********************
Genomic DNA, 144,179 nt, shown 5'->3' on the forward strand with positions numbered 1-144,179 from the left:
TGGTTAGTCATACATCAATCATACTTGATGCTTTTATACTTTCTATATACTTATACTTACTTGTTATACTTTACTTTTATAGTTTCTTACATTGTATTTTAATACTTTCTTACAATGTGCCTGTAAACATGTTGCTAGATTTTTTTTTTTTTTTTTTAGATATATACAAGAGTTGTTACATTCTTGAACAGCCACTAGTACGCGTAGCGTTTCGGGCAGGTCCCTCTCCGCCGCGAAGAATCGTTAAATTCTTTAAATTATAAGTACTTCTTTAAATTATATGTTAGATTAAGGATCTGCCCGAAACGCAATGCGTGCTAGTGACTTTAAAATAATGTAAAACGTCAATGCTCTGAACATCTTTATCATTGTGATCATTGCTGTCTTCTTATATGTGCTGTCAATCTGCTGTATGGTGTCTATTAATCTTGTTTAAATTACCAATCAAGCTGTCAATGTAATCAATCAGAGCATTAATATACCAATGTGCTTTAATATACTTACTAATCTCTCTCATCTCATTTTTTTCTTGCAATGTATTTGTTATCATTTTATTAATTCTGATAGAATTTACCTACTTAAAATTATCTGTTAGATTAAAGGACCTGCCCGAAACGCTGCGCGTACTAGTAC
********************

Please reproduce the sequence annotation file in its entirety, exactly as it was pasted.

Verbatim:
Genomic DNA, 144,179 nt, shown 5'->3' on the forward strand with positions numbered 1-144,179 from the left:
TGGTTAGTCATACATCAATCATACTTGATGCTTTTATACTTTCTATATACTTATACTTACTTGTTATACTTTACTTTTATAGTTTCTTACATTGTATTTTAATACTTTCTTACAATGTGCCTGTAAACATGTTGCTAGATTTTTTTTTTTTTTTTTTAGATATATACAAGAGTTGTTACATTCTTGAACAGCCACTAGTACGCGTAGCGTTTCGGGCAGGTCCCTCTCCGCCGCGAAGAATCGTTAAATTCTTTAAATTATAAGTACTTCTTTAAATTATATGTTAGATTAAGGATCTGCCCGAAACGCAATGCGTGCTAGTGACTTTAAAATAATGTAAAACGTCAATGCTCTGAACATCTTTATCATTGTGATCATTGCTGTCTTCTTATATGTGCTGTCAATCTGCTGTATGGTGTCTATTAATCTTGTTTAAATTACCAATCAAGCTGTCAATGTAATCAATCAGAGCATTAATATACCAATGTGCTTTAATATACTTACTAATCTCTCTCATCTCATTTTTTTCTTGCAATGTATTTGTTATCATTTTATTAATTCTGATAGAATTTACCTACTTAAAATTATCTGTTAGATTAAAGGACCTGCCCGAAACGCTGCGCGTACTAGTAC